A repeat aspiration with ultrasound guidance is recommended for nondiagnostic Bethesda category I samples with excision considered for persistently non-diagnostic or unsatisfactory nodules.23 Category II almost always results in conservative surveillance as data continue to support a low false-negative rate (<3%). Category VI, malignant, is used whenever features are conclusive for malignancy with additional comments used to subclassify the malignancy. In this case, near-total thyroidectomy or lobectomy is recommended. While this system has been successful in distinguishing benign nodules from malignant, approximately 20-25% of thyroid nodule FNA results are reported as indeterminate or suspicious (Bethesda III-V) and nodules in these categories carry a risk of malignancy from ~10-75%.23 In addition, intra- and inter-observer variability has been reported leading to differences in classification and the risk of malignancy (ROM) for these categories.24,25

Despite advances in technique, thyroid surgery is not without adverse effects including general complications such as postoperative fever, infection, hemorrhage, and cardiopulmonary events as well as thyroid-specific complications including vocal cord/fold paralysis and hypoparathyroidism or hypocalcemia. Thyroid-specific complications have been reported in more than 10% of patients and are significantly higher in patients greater than 65 years of age.26 As such, there has been a concerted effort to develop technologies to improve the classification and risk stratification of indeterminate and suspicious thyroid nodules as part of the surgical decision making process.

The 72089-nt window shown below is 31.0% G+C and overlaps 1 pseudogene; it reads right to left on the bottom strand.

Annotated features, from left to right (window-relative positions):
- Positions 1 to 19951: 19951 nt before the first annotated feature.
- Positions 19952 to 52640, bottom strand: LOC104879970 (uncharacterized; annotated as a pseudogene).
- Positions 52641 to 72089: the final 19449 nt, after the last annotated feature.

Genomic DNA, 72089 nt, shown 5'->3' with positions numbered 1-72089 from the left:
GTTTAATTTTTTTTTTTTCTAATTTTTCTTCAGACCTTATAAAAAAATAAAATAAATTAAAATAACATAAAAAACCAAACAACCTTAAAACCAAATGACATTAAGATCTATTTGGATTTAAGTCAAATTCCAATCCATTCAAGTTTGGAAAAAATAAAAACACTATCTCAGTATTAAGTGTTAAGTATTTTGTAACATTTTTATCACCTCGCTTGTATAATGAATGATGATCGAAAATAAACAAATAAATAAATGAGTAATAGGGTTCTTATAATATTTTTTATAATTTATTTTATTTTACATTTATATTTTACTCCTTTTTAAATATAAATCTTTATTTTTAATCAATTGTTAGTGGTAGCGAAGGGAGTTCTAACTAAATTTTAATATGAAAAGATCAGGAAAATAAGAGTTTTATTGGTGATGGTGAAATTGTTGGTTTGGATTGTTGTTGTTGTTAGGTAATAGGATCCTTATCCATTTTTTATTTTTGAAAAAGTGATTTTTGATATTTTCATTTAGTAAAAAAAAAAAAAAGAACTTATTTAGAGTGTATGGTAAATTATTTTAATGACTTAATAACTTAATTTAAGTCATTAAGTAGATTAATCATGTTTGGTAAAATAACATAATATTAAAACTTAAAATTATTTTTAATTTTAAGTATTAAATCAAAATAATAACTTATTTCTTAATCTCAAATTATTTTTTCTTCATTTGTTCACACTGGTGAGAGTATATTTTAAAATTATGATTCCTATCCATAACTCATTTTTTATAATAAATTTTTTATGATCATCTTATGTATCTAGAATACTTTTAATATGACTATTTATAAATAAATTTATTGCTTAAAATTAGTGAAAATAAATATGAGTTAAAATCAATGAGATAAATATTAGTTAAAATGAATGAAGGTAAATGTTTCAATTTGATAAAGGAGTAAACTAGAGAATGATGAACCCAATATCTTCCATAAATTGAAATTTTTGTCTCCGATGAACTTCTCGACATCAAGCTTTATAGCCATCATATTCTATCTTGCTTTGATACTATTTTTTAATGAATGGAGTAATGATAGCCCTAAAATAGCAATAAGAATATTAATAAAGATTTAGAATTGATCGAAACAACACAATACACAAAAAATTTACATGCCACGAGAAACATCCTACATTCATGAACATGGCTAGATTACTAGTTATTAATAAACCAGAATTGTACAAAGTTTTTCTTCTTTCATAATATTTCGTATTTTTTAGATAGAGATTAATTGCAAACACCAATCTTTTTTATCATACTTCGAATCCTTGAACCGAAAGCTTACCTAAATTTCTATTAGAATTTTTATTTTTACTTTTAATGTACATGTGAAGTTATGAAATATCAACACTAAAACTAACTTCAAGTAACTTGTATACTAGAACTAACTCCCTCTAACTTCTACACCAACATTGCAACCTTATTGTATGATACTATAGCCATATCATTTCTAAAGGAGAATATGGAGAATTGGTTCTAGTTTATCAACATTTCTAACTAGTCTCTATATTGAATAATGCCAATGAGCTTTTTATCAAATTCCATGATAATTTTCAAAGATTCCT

Molecular Testing

Current clinical guidelines, including the ATA Management Guidelines for Adult Patients with Thyroid Nodules and Differentiated Thyroid Cancer, and The National Comprehensive Cancer Network (NCCN) Thyroid Carcinoma guidelines endorse the use of molecular tests to further risk stratify patients with indeterminate (Bethesda III and IV) thyroid nodule cytology results, as well as their use in identifying cancer types with challenging cytology such as MTC.16,27 Molecular tests can be broadly grouped into “rule-out” tests designed to identify benign nodules thereby placing the patient on surveillance and avoiding surgery, “rule-in” tests that aim to predict the aggressiveness of malignancy and aid in surgical decision making and “general” tests that can act as both rule-in and rule-out. Most currently offered tests utilize Next Generation Sequencing (NGS) methodologies to either assess characteristic gene expression profiles (GEP) or genomic sequence variant profiles that are known to be associated with malignancy.